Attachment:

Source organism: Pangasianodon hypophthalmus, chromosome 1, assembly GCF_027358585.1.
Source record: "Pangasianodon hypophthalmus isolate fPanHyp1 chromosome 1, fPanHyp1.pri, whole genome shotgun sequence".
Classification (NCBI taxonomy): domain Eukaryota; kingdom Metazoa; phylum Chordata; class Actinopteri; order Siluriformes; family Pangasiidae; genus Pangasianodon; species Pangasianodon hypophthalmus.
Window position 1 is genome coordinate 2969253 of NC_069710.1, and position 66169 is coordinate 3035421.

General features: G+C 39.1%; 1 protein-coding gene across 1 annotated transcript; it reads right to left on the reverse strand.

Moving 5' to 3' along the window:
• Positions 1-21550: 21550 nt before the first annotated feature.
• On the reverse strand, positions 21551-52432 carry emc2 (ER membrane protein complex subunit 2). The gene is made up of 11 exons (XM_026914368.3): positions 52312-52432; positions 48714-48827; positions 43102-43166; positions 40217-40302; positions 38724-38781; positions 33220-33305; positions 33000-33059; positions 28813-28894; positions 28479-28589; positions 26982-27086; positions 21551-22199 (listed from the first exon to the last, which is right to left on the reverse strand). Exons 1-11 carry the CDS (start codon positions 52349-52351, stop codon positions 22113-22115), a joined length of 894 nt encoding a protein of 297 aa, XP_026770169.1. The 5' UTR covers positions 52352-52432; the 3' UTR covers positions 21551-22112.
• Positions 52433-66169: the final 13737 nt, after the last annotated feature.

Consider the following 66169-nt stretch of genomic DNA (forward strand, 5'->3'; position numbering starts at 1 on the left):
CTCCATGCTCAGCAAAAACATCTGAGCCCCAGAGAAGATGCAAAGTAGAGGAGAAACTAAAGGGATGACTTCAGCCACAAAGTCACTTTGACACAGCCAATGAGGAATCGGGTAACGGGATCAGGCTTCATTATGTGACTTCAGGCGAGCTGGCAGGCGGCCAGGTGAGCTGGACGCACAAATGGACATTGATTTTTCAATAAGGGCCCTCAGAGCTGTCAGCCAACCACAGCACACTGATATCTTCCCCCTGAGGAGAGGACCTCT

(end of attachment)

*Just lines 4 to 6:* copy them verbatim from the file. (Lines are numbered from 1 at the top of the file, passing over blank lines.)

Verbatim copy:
Window position 1 is genome coordinate 2969253 of NC_069710.1, and position 66169 is coordinate 3035421.

General features: G+C 39.1%; 1 protein-coding gene across 1 annotated transcript; it reads right to left on the reverse strand.

Moving 5' to 3' along the window: